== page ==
Quantcast
Home » News
Home » News

Capehart: Cruz should say, 'No, Canada'

Published August 22, 2013 1:01 am

This is an archived article that was published on sltrib.com in 2013, and information in the article may be outdated. It is provided only for personal research purposes and may not be reprinted.

By Jonathan Capehart

The Washington Post

Birther nonsense forced Sen. Ted Cruz (R-Texas, by way of Canada) to release his birth certificate Monday.

As we all now know, the Lone Star freshman was born in Calgary, Alberta. But way too many people fail to accept that, as The Washington Post reported, because Cruz was born to an American mother, he became a U.S. citizen at birth.

(This is not to be confused with the racist birther nonsense that consumed President Obama's first term. Even though Obama was born in Hawaii, the 50th state in the union, many people were convinced that he was born in Kenya, the birthplace of his father. These people also conveniently ignored the fact that Obama's mother was American. So, even if he had been born in Kenya, which he was not, Obama still would be a U.S. citizen. Nevertheless, some folks are still convinced that he's illegally occupying the Oval Office. But back to Cruz.)

Cruz didn't have to release his birth certificate. That he did shows the staying power of the birther movement. But his Canadian birth raises an interesting issue.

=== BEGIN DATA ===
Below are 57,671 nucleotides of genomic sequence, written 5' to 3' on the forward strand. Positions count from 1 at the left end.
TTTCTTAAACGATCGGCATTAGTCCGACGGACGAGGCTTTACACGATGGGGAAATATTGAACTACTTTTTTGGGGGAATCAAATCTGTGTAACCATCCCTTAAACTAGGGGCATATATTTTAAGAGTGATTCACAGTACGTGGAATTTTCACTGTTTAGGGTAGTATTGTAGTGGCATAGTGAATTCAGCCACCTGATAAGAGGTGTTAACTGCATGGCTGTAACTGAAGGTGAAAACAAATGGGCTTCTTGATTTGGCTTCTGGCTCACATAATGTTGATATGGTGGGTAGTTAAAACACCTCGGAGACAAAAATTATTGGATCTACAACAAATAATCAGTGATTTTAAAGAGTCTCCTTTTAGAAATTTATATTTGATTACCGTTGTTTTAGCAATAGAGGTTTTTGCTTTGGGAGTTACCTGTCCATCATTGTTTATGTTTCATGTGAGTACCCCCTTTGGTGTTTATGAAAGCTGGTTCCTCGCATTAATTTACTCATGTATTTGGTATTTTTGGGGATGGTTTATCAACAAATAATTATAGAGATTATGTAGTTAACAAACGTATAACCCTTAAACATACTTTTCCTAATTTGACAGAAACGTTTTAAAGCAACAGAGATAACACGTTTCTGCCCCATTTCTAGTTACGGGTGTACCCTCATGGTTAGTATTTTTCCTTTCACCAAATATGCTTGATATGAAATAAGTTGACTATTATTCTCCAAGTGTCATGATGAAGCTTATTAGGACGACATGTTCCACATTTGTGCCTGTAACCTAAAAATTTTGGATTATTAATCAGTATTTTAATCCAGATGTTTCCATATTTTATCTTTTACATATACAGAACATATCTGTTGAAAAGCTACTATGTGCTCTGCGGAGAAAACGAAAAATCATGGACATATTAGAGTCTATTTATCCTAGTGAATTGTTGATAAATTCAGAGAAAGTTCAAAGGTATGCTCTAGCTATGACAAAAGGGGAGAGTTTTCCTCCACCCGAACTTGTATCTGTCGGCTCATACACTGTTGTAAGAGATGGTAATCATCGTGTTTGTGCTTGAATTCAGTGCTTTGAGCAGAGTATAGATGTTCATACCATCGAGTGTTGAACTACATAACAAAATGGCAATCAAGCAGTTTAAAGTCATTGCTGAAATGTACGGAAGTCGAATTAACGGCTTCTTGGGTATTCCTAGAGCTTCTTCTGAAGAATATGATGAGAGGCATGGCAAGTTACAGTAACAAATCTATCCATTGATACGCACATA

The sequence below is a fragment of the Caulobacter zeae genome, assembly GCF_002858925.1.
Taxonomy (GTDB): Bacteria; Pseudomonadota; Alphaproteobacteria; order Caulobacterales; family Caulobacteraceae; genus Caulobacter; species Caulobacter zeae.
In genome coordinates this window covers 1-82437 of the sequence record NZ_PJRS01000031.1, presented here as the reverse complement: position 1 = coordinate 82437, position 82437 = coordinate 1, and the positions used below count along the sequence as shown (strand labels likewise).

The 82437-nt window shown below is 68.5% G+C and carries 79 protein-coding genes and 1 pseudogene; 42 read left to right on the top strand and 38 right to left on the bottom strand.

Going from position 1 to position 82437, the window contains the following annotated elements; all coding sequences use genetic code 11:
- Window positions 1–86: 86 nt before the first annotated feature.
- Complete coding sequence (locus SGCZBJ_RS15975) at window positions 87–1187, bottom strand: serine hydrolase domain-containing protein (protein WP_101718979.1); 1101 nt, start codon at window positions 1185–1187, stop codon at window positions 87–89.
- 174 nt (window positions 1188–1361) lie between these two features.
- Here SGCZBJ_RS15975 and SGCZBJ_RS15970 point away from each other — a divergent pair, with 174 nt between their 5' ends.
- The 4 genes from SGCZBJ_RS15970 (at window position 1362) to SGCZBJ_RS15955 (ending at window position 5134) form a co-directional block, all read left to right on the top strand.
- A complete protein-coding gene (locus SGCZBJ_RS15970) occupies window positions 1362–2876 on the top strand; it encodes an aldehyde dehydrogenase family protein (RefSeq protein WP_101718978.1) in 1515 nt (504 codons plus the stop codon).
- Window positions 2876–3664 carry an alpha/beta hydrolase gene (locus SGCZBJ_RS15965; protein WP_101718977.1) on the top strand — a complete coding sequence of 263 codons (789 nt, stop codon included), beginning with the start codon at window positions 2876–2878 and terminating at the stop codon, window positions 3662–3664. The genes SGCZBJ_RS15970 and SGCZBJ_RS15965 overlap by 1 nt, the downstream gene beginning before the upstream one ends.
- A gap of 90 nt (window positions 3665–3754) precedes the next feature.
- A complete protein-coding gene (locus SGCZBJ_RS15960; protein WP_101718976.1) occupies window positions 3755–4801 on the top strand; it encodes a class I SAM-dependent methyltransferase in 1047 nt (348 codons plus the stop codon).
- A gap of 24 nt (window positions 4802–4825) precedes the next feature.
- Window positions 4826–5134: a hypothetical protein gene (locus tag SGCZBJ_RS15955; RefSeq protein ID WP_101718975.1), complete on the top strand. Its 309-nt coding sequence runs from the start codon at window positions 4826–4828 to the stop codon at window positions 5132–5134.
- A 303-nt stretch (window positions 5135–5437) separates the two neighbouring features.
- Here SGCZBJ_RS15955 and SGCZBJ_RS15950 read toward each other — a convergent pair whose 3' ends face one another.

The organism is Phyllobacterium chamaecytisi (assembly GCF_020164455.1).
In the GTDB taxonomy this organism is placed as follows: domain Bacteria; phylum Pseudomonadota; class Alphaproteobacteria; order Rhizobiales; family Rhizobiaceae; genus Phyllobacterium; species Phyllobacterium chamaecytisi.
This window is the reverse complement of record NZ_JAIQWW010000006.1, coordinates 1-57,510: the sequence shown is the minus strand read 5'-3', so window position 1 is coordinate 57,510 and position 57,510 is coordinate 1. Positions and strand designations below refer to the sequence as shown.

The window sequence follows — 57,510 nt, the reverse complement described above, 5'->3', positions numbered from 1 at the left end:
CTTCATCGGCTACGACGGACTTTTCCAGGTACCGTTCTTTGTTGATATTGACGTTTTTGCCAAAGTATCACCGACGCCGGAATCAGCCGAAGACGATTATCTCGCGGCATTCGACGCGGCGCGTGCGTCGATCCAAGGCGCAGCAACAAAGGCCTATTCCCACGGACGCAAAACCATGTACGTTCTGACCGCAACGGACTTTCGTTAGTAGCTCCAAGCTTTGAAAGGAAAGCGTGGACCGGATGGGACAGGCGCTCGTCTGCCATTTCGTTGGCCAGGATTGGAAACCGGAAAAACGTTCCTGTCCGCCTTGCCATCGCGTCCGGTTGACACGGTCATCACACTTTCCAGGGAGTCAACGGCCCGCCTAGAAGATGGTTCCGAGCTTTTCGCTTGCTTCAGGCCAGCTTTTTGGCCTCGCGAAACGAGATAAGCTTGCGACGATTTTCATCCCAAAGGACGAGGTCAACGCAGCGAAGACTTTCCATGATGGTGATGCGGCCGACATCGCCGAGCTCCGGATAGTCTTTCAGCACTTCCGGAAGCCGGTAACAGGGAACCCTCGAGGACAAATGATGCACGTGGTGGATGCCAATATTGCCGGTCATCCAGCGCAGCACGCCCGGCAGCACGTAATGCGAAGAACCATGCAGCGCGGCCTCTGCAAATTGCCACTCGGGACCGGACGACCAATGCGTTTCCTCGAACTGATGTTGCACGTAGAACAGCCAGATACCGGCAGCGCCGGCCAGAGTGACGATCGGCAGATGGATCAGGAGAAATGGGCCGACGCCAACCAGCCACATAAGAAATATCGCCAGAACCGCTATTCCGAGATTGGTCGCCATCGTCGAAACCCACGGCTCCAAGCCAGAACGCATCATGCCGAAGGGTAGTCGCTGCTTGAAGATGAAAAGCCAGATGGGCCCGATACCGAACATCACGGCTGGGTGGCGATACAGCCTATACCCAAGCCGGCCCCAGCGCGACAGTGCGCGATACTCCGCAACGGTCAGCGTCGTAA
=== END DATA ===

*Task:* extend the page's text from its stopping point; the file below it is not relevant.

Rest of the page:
Like the United States, our neighbors to the north dictate that anyone born in Canada is a Canadian citizen. So Cruz has dual citizenship.

"Senator Cruz became a U.S. citizen at birth, and he never had to go through a naturalization process after birth to become a U.S. citizen," Cruz spokeswoman Catherine Frazier told the Dallas Morning News.

"To our knowledge, he never had Canadian citizenship, so there is nothing to renounce." We now know that's not true.

Legally, Cruz can do whatever he wants. The Constitution is silent on whether dual citizenship is a no-no for the U.S. president.

But if Cruz wants to be president of the United States, which is as plainly apparent as a cloud in the sky, he should renounce his Canadian citizenship.

Personally, I have no problem with dual citizenship. But the allegiance of my president should be unwavering. I say this for no other reason other than it just wouldn't look right.

But it appears that Cruz didn't think it looked right either.

Late Monday night he announced that he would renounce his Canadian citizenship.

"Nothing against Canada," Cruz said in a statement, "but I'm an American by birth and as a U.S. senator; I believe I should be only an American."

Hear! Hear!